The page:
Gear Guides

Hockey Skate Buying Guide

Skates are probably the most important item in a hockey player’s gear bag. It’s essential that you have a pair of well-fitting skates. Without proper guidance, however, chances are you’ll end up walking away from the ice with a foot full of blisters. Here are some tips to help you avoid that scenario.

Sizing


When figuring out what size skates you should get, it’s often useful to start with what you already have. A good tip is to try on a pair of sneakers at home to get a ballpark idea of how your feet will fit in skates. If you’re looking at Senior skates, take 1.5 sizes off of the measurement you get from your street shoes. If you’re looking at Junior or Youth models, try one size smaller in skates. For further sizing guidance, please reference our size chart below.

Hockey Skate Size Chart

hockey skate size chart

Skate Width


Skate widths are represented through the following letters: D, C, R, E, and EE. The “D” width is generally considered to be standard, while a C width is a narrower cut. R is a wider fit than D, and E is wider than that. EE is the widest skate option. If you’re not sure where you fit best, keep in mind that the difference between these sizes is around 2/10 of an inch.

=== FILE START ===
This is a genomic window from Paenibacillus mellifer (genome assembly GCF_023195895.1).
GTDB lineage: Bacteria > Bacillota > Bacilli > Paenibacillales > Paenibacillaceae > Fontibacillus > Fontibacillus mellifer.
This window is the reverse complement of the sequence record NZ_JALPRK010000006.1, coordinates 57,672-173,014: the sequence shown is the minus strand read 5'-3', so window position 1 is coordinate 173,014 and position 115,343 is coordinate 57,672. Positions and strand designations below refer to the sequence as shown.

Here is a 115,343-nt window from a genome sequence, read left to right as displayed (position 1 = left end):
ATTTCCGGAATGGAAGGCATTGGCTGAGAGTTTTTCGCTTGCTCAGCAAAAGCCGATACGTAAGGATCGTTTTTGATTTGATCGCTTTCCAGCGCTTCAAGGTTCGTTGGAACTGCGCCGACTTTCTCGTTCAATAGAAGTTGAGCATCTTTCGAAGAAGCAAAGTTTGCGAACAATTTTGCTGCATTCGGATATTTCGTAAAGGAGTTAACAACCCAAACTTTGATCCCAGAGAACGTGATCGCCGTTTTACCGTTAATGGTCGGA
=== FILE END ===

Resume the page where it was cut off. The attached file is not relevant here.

Is this the right fit?

A well-fitted skate is one that, when laced up, securely holds your heel in place and leaves just enough room so that your toes aren’t scrunched against the toe cap. Here's an easy DIY test to help ensure you have the correct skate fit:

The finger test:

  • Lace up your skates with a tight fit as if you’re about to skate.
  • Stand up, lean forward and bend your knees (like you’re in a standard hockey stance).
  • Now reach back to the heel of the skate. If you can fit more than one finger between your heel and the skate (not the tendon and skate) then your ankle and heel are not fully locked into place, and the fit is not suitable for you.
  • For children who are still growing, a one finger gap is fine; but if you are an adult and you’re no longer growing, you can go for a more snug fit.

Stiffness

A skate’s stiffness is always an important thing to keep in mind when purchasing skates regardless of your skill level. For beginners or youth skaters, having a skate that’s too stiff will lead to a prolonged break-in period, and overall an uncomfortable fit on the ice. For those playing at higher levels or who are larger in size, a pair of stiff skates is recommended to help increase ankle stability and on-ice maneuverability.

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